St. Dominic Savio Society. . . For the spiritual formation of young men, 8th – 12th grades. Questions, contact Ferry Galbert 203-324-1553 ext. 22.

St. Maria Goretti Society. . . For the spiritual formation of young ladies, 8th-12th grades. Questions, contact Beth Carpanzano at 203-975-0074.

Bible Study…The Jeff Cavin’s program has ended on February 24th. We will NOT be offering another one this year.

The Legion of Mary. . . . Meets Wednesday Evenings at 7:30 pm in the parish hall. All are welcome.

St. Monica Institute for Patristic Studies . . . Meets Wednesday evenings at 7:30 pm in the rectory: all are welcome.

The Latin Reading Group. . . Meets Wednesday evenings at 6:15 pm in the rectory: basic reading ability required.

Introduction to Biblical Greek . . . Meets Thursday evenings at 6:30 pm in the rectory: basic reading ability required.

Introduction to Hebrew. . . Thursdays at 5:30 pm in the rectory: This is a true beginner’s class in grammar.

Coffee Hour. . . After the 10:00 a.m. Family Mass in the Monsignor Nagle Parish Hall. All are welcome.

St. John’s in The Advocate:
75 years ago, or so:
April 16, 1938: New Chimes for St. John’s Church. “New chimes in the spire of St. John’s Catholic Church on Atlantic St. were tested this morning in preparation for use in connection with the Easter services tomorrow. They were first tested yesterday, but tolled in monotone because of the Good Friday observance. Heard in their carillon for miles around the city, the chimes attracted the attention of many residents, particularly older folks who recalled that they had never heard a bell in St. John’s Church before. The Rev. N. P. Coleman, pastor, explained that the church never had a bell for the spire. The chimes are of a tubular type, played from the console of an electric organ, picked up by microphone and amplified through four horns in the tower. The tones in their original sound are heard by the congregation in the church auditorium. They contain 21 notes from A to F.”

65 years ago, or so:
April 13, 1945: Join In Tribute To Deceased President. “A hastily organized radio program brought Mayor Charles E. Moore and leaders in the three prominent religious faiths to a WSRR microphone last night at 8:15. The Rev. Nicholas P. Coleman, the Rev. Stanley F. Hemsley and Michael Wofsey, president of the Stamford Jewish Center, joined the Mayor in tribute to Franklin Delano Roosevelt. All will agree that the liberty and peace-loving people of the world have lost their greatest defender and champion said the Mayor. His record in public life is a bright page in our history. Father Coleman, with a brief introduction , read Psalm 129, ’Out of the depths have I cried unto Thee, O Lord’.”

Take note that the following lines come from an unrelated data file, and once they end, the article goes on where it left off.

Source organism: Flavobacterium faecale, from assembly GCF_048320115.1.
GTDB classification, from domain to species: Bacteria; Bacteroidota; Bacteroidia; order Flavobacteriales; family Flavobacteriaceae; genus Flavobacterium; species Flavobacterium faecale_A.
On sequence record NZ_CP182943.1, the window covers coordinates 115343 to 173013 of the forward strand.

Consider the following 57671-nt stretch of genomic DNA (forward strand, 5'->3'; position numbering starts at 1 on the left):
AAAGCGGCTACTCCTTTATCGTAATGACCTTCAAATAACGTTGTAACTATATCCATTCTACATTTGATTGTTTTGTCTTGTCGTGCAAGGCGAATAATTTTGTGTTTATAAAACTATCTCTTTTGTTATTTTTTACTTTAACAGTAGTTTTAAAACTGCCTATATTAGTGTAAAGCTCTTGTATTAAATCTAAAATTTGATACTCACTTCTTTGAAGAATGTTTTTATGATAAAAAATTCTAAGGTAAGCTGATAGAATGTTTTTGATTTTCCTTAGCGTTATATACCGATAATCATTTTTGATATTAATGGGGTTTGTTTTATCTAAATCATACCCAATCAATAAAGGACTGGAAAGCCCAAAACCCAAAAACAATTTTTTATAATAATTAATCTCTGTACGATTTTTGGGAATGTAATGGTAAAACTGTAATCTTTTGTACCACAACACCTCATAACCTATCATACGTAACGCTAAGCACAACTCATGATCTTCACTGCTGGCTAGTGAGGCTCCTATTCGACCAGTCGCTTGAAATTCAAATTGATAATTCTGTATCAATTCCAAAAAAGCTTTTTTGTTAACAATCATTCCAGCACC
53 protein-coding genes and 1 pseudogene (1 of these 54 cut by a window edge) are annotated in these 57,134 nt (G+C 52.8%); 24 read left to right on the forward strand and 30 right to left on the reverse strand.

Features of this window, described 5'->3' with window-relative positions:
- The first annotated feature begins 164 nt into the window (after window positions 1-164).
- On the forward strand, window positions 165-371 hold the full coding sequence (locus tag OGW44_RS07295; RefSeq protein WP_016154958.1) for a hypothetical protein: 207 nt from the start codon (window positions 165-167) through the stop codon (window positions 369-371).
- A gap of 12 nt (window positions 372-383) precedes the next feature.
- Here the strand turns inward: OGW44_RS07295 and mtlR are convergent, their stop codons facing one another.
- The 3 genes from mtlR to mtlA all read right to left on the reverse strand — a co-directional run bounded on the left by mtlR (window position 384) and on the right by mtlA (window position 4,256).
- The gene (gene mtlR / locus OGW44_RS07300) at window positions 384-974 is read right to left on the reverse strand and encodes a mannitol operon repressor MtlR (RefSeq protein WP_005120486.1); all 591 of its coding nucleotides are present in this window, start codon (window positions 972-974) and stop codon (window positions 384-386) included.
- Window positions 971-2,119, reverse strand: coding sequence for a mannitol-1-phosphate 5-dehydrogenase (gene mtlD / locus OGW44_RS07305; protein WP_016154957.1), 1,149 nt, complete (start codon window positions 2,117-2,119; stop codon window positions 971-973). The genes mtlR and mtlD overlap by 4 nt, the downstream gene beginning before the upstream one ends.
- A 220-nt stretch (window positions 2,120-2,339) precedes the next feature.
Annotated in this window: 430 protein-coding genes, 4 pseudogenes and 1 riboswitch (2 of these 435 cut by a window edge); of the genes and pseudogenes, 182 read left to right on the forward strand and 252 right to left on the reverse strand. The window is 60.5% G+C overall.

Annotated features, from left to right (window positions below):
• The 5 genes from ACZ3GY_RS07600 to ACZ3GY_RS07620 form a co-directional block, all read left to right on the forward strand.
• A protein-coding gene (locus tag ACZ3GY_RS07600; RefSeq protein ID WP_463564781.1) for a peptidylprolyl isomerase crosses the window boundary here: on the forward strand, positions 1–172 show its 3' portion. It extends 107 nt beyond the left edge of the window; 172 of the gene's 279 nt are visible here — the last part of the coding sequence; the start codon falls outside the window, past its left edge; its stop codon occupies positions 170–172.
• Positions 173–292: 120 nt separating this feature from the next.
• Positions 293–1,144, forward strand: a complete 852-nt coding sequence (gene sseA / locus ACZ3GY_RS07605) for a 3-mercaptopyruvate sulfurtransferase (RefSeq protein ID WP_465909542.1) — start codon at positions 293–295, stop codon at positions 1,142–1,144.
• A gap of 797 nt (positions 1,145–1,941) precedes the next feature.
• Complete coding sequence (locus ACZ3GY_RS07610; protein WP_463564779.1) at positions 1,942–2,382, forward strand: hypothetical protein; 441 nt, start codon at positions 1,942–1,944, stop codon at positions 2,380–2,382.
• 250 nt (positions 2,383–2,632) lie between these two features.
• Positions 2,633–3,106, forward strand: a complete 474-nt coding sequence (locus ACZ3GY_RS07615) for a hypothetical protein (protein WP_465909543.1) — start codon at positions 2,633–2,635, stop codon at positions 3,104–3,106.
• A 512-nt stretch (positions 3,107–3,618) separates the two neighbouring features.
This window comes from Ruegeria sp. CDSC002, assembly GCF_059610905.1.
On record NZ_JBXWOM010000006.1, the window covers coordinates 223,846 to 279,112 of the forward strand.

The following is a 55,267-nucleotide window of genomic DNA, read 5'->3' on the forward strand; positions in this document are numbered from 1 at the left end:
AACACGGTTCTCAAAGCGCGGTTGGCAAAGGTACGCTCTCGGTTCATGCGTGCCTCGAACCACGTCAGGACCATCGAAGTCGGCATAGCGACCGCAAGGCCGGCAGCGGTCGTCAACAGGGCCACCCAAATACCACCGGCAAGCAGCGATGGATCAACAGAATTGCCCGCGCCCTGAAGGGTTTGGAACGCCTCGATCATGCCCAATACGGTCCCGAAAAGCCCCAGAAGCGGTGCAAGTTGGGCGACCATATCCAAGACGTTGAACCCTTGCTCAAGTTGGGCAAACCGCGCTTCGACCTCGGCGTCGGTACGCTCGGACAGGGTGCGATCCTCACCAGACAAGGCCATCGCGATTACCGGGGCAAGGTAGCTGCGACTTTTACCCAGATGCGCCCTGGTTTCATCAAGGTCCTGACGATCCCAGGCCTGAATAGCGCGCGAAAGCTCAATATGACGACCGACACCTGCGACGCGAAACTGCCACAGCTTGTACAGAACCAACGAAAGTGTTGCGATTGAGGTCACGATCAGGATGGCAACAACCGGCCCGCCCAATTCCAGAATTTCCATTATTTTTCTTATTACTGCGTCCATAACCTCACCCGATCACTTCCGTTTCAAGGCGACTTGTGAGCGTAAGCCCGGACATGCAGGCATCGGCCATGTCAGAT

50 years ago, or so:
April 16, 1964: Religious Authors Educational Work; Parents In Stamford. “A new literary work in the field of Catholic education has been completed by Mother Marie Aimee Carey, O.S.U., a Stamford resident who entered the Ursuline Novitiate at New Rochelle, N.Y. nearly 15 years ago. The daughter of Mr. and Mrs. Edward V. Carey, of 20 Brodwood Dr., Mother Marie Aimee is author of “A Bibliography for Christian Formation In The Family,” published by the Paulist Press of Glen Rock, N.J. Distribution of the work is being aided by several Stamford Catholic Churches. It was prepared as a treatise by the religious in pursuit of her educational advancement. Now in Rome for a year of religious and cultural studies, Mother Marie Aimee is a graduate of St. John’s Parochial School, Sacred Heart Academy, College of New Rochelle, and received her masters degree in religious education from Catholic University, Washington, D.C.”

The Spiritual Journey:
Consolation and Desolation
“I consider that the sufferings of this present time are not worth comparing with the glory that is to be revealed to us”(Rm. 8:18).